Telecom Italia eyeing Iranian market
Relations between Iran and Italy have been growing closer lately. Only last week, Italian Prime Minister Giuliano Amato and the Italian minister of industry were on an official visit to Tehran, following the interior minister’s visit in January.
Italy has long been Iran's leading western European trading partner, with commerce between the two estimated at around $2.5 billion. However it may well be that this recent Italian interest has to do with the crystallizing plans of the Iranian government to increase domestic and foreign private-sector investments, particularly in the local telecom market.
Foremost among the challenges facing the Iranian parliament toady is the liberalization of investment laws, which continue to obstruct foreign outlays in the country's non-oil industries. The current Iranian five-year economic development plan, stresses the need to moderate Iran’s dependency on oil revenues, in part by privatizing of the railways, and the tobacco, tea and sugar industries, as well as the post and telecommunications services.
According to Iranian President Mohammad Khatami, in order to achieve the six percent annual economic growth rate outlined in the five-year plan, an 8.5 percent annual investment rise in the private sector must be attained, matched by a five percent rise in the government sector.
To this aim, the Iranian government would probably follow the path of encouraging non-governmental investments in the telecom sector while maintaining government control over the fixed-line network. According to a report by Pyramid Research, it is likely that build-operate-transfer (BOT) schemes would therefore be used.
The Pyramid Reserach notes in the context that the Iranian PTT Ministry has already expressed interest in attracting foreign investments through the issuance of new tenders in the telecom sector, while the CEO of Telecom Italia SpA has stated that the company is examining Iranian opportunities, specifically in the mobile sector, Internet and satellite communications.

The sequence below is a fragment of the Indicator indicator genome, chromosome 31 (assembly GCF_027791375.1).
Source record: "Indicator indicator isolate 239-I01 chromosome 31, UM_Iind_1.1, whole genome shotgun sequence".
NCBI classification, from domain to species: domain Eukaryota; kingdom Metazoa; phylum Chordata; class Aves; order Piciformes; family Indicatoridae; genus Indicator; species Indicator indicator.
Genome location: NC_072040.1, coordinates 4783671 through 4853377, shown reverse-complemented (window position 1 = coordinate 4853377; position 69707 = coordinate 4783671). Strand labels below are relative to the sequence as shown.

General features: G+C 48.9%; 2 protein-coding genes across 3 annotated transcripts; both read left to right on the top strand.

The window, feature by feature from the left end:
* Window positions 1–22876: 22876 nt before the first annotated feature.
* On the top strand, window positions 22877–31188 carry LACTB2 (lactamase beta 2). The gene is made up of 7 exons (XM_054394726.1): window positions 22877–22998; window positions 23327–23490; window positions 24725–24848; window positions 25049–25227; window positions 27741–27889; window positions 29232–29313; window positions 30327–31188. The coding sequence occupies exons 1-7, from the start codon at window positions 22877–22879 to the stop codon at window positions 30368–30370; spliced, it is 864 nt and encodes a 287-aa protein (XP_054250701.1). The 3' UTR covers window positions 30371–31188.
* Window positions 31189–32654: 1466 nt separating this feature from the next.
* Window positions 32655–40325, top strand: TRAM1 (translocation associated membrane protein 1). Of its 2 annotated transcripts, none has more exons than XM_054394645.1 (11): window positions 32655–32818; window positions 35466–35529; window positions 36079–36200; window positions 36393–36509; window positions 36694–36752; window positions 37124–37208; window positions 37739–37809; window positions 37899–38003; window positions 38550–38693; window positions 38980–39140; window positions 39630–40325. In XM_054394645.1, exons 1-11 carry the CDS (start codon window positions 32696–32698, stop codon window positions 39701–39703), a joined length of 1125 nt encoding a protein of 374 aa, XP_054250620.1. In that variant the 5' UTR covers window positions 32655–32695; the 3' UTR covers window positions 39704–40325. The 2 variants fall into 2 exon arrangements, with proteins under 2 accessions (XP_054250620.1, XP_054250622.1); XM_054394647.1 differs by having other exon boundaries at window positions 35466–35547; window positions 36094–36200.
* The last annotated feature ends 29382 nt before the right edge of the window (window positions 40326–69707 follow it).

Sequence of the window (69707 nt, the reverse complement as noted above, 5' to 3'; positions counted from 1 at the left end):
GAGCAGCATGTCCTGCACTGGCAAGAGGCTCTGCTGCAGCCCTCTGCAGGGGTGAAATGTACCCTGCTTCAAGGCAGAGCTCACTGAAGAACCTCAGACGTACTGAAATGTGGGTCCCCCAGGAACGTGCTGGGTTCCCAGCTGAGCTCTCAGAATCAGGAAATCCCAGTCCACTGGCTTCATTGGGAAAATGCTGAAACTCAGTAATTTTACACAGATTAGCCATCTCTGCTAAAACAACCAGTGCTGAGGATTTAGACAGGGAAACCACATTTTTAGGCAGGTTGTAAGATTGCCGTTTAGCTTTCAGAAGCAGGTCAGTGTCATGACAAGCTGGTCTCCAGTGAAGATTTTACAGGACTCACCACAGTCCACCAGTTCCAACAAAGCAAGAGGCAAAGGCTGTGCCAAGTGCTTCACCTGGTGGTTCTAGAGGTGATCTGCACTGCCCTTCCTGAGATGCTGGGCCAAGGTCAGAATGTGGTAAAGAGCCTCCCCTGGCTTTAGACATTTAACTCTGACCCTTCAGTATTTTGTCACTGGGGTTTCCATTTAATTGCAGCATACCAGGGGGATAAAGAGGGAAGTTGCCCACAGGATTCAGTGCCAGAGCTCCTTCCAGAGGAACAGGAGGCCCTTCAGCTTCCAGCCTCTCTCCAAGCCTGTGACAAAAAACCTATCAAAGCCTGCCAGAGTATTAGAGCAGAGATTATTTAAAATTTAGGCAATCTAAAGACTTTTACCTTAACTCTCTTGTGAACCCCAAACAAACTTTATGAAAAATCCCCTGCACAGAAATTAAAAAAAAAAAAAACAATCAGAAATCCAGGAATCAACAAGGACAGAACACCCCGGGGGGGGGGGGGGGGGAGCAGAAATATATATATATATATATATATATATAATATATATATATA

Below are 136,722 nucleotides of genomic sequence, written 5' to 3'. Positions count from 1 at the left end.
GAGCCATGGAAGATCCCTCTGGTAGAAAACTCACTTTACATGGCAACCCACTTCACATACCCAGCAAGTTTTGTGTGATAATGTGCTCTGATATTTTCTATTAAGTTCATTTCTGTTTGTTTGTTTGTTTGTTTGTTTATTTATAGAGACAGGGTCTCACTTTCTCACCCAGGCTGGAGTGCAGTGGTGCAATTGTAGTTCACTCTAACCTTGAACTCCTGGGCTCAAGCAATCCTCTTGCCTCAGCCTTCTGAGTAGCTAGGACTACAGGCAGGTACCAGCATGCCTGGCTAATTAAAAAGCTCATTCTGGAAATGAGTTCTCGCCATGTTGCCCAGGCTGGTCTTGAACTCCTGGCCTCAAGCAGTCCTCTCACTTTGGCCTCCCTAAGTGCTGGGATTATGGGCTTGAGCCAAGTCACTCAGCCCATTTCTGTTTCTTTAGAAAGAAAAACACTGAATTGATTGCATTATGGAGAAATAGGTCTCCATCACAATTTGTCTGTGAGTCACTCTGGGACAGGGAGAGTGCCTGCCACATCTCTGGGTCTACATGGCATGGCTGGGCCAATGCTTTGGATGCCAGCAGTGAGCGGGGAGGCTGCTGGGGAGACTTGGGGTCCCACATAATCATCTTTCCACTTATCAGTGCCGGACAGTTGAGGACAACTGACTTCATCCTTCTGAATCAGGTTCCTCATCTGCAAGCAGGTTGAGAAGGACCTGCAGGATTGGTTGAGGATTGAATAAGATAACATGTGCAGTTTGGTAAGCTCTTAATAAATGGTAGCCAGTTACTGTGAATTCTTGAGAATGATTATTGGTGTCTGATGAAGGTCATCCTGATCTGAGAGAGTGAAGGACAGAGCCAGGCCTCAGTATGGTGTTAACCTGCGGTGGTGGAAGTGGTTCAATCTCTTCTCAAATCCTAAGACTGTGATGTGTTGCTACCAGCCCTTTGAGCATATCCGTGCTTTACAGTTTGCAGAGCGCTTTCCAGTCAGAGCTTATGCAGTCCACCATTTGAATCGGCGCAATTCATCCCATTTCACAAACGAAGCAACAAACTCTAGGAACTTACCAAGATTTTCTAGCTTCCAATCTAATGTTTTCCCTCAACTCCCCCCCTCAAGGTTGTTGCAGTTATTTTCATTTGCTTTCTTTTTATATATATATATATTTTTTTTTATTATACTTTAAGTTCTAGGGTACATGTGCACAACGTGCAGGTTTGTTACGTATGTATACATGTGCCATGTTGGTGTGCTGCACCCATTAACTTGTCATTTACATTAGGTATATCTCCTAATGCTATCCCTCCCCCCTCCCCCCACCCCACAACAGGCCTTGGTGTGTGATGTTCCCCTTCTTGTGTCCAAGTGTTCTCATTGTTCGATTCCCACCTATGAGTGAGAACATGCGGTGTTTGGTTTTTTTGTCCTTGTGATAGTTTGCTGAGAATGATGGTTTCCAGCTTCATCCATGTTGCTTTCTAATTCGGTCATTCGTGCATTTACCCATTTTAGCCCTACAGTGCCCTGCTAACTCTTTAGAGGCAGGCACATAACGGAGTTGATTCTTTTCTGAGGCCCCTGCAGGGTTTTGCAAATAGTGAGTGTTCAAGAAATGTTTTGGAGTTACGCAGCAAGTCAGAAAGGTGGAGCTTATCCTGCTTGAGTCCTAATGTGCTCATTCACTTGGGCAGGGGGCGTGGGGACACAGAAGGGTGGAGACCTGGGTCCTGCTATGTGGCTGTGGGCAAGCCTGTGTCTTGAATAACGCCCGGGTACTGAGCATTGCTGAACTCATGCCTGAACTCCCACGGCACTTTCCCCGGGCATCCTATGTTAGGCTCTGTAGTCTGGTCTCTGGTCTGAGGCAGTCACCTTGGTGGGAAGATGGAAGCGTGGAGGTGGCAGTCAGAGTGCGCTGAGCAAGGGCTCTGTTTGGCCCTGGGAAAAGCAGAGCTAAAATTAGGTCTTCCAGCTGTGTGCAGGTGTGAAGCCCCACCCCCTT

Telecom Italia, whose interest usually lies in the markets of Latin America and the Mediterranean basin, has recently been eyeing investments in Iran. The company's attention was shifted to Iran having considered the enormous growth potential of the 69-million strong market, who’s mobile penetration rates are still lowest in the region, as well as an Italian company’s own competitive edge upon entering this politically high risk market.
Due to the warm political relations and soaring trade between the two countries, Italian industries—particularly in the oil sector—have seen preferential treatment in receiving contracts in Iran. Pyramid Research foresees Telecom Italia capitalizing on this unique relationship in future tenders and investment opportunities in Iran.
The use of GSM mobile phones is still relatively low in Iran. However a number of foreign companies have already managed to put their foot in the door.
The Iranian government insists that mobile phone manufacturers maintain a local presence before being allowed to sell their brands. It was therefore that until recently, France's Sagem, which was early to establish an assembly plant in Iran, claimed the primary market share.
In April 2000, the Swedish Ericsson company announced that it has been awarded a contract by the Telecommunications Company of Iran (TCI) to supply equipment for the expansion of a nationwide GSM wireless network. Under the terms of the agreement, Ericsson will help TCI expand the digital mobile phone network to support one million subscribers, up from its current capacity of 600,000.
In July, Sony was reportedly negotiating with Iranian state authorities the introduction of its GSM mobile phones on the Iranian market and most recently, in August, it was announced that Nokia had signed an agreement with TCI to expand its GSM mobile network in Tehran. — (Albawaba-MEBG)
© 2001 Mena Report (www.menareport.com)
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